38. It was however urged that while making the provisions of the CrPC, 1898 applicable to an Proceeding in relation to an offence punishable under Sections 161, 165 and 165 IPC and under Section 5 of the 1947 Act, modification was considered necessary in Sub-section (8) of Section 251A which prescribed procedure for trial of warrant cases instituted upon a police report while no corresponding amendment was made in any of the provisions contained in the same Chapter which prescribed procedure for warrant cases instituted otherwise than on police report and that this would show that a private complainant which will be required to be tried according to the procedure prescribed for trial of warrant cases instituted otherwise than on a police report was not within the contemplation of the Legislature. The modification made in Sub-section (8) of Section 251A is marginal and minimal It is to the effect that instead of the words 'the accused shall then be called upon' the words 'the accused shall then be required to give in in writing at once or within such time as the Magistrate may allow, a list of persons (if any) whom he proposes to examined as his witnesses and all the documents (if any) on which he proposes to rely, and he shall then be called upon to enter his defence' shall be substituted. It was urged that no corresponding amendment was made in Section 256 of the CrPC, 1893 and that this glaring omission would clearly indicate that the procedure prescribed for trial of warrant cases otherwise than on police report was not within the contemplation for the trial of offences under the 1947 Act. Section 251A came to be introduced in the Code of Criminal Procedare, 1898 in 1955. Prior thereto there was uniform procedure for trial of warrant cases by Magistrate irrespective of whether the case was instituted on a police report or otherwise than on a police report. By the Amending Act, 1955, two different procedures came to be prescribed for trial of warrant cases (i) under Section 251A in respect of cases instituted on a police report and (ii) Section 252 to 258 in cases instituted otherwise than on a police report. This distinction with some modification has been retained in the CrPC, 1973. The Legislature made certain modifications in the procedure applicable to warrant cases instituted otherwise than on police report, bnt left the other provisions applicable to trial of warrant cases instituted otherwise that on police report intact. The Legislature in its wisdom may have considered it necessary to make changes in one procedure and not in the other. It should not be forgotten that prior to 1955, the procedure for trial of warrant cases instituted on a police report and otherwise than on police report was the same and the Act of 1952 set up the Court of special Judge to try cases under the 1947 Act and the trial was to be held according to the procedure prescribed for trial of warrant case It necessarily follows that between 1952 to 1955, the Court of special Judge would have followed the same procedure for trial of a case instituted upon a police report or otherwise than on a police report. If in 1955, the Legislature prescribed two different procedures and left the one for trial of warrant cases instituted otherwise than on police report intact and the position remained unaltered even after the introduction of Section 7A. it is not suggestive of such a grave consequence that a private complaint is not maintainable. Therefore, this additional limb does not advance the case any further.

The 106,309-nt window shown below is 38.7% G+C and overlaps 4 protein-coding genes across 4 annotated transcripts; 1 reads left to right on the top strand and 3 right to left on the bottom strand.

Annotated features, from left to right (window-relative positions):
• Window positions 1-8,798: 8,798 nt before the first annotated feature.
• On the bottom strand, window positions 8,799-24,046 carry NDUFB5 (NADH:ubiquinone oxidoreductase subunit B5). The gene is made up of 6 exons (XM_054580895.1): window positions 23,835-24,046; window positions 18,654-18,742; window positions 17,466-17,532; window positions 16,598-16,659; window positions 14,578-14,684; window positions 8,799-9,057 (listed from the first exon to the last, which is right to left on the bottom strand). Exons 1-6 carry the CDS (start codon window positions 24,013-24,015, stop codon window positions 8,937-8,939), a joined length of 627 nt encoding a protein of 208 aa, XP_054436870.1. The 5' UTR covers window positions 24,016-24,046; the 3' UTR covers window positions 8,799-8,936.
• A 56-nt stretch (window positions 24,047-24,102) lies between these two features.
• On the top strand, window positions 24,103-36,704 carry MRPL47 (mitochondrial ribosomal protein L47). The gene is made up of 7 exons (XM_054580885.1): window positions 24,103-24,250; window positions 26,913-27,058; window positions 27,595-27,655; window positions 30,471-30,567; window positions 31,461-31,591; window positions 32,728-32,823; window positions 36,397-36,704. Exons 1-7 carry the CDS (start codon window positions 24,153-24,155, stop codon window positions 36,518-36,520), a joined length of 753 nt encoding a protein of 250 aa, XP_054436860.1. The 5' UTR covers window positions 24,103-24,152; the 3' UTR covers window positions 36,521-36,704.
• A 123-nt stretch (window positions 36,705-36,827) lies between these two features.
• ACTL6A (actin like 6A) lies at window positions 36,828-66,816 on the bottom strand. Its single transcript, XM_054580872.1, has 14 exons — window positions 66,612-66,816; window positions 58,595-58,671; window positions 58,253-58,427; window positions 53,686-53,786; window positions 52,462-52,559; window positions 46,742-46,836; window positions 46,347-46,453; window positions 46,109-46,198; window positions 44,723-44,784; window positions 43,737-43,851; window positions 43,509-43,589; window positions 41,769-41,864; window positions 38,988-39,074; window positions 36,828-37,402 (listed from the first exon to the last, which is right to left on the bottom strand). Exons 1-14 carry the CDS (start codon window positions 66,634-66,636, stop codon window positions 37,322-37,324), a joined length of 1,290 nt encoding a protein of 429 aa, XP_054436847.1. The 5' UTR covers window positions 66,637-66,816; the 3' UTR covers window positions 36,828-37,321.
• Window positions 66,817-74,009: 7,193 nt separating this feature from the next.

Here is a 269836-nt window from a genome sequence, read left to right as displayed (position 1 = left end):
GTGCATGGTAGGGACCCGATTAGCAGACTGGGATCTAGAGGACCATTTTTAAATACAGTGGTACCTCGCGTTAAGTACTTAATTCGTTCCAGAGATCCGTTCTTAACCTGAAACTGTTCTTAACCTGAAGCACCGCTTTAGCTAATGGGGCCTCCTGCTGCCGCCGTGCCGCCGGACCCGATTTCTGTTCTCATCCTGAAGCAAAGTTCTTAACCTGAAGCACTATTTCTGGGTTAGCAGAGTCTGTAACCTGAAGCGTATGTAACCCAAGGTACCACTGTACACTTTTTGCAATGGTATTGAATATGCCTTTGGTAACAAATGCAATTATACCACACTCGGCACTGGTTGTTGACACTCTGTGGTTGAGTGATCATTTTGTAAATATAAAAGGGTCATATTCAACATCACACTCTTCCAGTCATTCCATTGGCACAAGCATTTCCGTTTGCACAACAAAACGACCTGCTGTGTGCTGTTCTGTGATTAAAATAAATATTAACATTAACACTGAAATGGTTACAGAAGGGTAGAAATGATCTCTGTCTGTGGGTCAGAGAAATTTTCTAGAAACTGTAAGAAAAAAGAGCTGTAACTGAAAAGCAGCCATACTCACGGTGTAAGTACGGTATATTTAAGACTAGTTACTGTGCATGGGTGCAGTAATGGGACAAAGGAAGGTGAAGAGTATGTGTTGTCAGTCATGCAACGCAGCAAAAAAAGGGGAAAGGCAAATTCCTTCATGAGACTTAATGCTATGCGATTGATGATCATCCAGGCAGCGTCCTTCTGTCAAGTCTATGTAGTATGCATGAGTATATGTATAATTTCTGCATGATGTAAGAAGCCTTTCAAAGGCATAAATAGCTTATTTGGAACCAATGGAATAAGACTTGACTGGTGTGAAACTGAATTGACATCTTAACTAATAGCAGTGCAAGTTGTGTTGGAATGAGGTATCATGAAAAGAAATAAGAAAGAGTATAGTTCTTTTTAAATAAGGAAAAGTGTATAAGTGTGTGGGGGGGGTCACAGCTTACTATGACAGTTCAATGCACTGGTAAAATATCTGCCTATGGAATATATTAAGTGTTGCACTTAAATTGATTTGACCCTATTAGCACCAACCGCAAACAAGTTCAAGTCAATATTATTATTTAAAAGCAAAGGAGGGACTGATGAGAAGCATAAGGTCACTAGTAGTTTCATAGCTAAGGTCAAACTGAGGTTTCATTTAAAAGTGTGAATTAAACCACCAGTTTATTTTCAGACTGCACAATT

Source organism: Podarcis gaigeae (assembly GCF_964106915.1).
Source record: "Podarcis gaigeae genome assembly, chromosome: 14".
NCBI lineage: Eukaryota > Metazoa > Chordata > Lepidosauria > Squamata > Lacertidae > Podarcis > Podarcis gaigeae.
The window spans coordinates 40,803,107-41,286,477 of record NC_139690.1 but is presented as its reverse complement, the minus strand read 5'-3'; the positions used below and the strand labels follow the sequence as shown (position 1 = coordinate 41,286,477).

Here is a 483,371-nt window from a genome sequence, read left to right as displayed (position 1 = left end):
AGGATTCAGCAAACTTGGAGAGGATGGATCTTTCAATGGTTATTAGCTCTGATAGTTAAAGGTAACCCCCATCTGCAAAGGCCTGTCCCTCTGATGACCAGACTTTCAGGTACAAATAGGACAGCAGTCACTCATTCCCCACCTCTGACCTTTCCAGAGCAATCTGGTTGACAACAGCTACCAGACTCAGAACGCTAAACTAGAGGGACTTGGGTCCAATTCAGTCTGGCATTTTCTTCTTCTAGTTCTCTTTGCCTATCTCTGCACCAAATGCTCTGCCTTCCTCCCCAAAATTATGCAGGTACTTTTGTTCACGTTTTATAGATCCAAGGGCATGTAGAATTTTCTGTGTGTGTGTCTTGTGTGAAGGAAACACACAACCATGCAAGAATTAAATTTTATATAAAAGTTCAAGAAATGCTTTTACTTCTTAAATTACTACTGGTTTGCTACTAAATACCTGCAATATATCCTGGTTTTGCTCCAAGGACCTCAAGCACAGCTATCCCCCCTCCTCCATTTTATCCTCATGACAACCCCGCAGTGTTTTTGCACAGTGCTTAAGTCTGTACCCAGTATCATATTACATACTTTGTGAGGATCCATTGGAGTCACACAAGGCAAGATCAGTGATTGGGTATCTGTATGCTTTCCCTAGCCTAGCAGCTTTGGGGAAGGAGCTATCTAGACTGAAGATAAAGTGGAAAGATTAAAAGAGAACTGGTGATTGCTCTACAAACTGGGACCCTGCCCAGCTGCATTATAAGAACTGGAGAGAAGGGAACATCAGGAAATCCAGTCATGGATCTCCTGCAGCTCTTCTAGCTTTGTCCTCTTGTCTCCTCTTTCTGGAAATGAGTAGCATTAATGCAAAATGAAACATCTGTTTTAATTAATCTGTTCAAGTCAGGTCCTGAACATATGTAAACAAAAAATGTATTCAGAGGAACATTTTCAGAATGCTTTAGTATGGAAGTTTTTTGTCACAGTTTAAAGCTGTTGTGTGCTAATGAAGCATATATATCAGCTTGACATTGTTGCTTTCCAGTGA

39. The learned Judges composing the Division Bench of the High Court by their separate judgments negatived the contention of the appellant holding that for the purpose of taking cognizance of an offence under the 1947 Act, special Judge was a Magistrate and can take cognizance as provided by Section 190 of the CrPC. In reaching this conclusion, the learned Judges were largely influenced by the decision in State of Tamil Nadu v. V.Krishnnaswami Naidu and Anr. : 1979CriLJ1069 in which this Court held that the special Judge functioning under Section 8(1) is a Magistrate for the purposes of Section 167 of the CrPC. They also relied upon the decision in Parasnath Pande and Anr. v. State : AIR1962Bom205 wherein a Division Bench of the Bombay High Court held that a report submitted upon an investigation, which is found to be defective, can be treated as a private complaint of the police officer submitting the report and if cognizance is taken on such complaint, it would not be invalid. It was said that these decisions run counter to some decisions of this Court. It is not necessary to examine this aspect because as pointed out by us, a court of special Judge is a court of original criminal jurisdiction and it is not necessary to treat him either a Magistrate or a Court of Sessions save and except in respect of specific provision wherein it is so provided. There is the third decision in this context, which may be briefly referred to here. In Jagdish Prasad Verma v. The State : (1966)ILLJ171Pat a Division Bench of the Patna High Court held that the special Judge can take cognizance upon receiving a complaint of facts which constitute the offence or even upon information received from any person other than a police officer or upon his own knowledge of suspicion that the offence has been committed. This was treated as so obvious by the court that there is no discussion in support of the conclusion. However, we are satisfied that these decisions lay down the correct law on the point of maintainability of private complaint.
40. Having examined the matter from all the different angles, we are satisfied that the conclusion reached both by the learned special Judge and Division Bench of the Bombay High Court that a private complaint filed by the complainant was clearly maintainable and that the cognizance was properly taken, is correct. Accordingly, this appeal fails and is dismissed.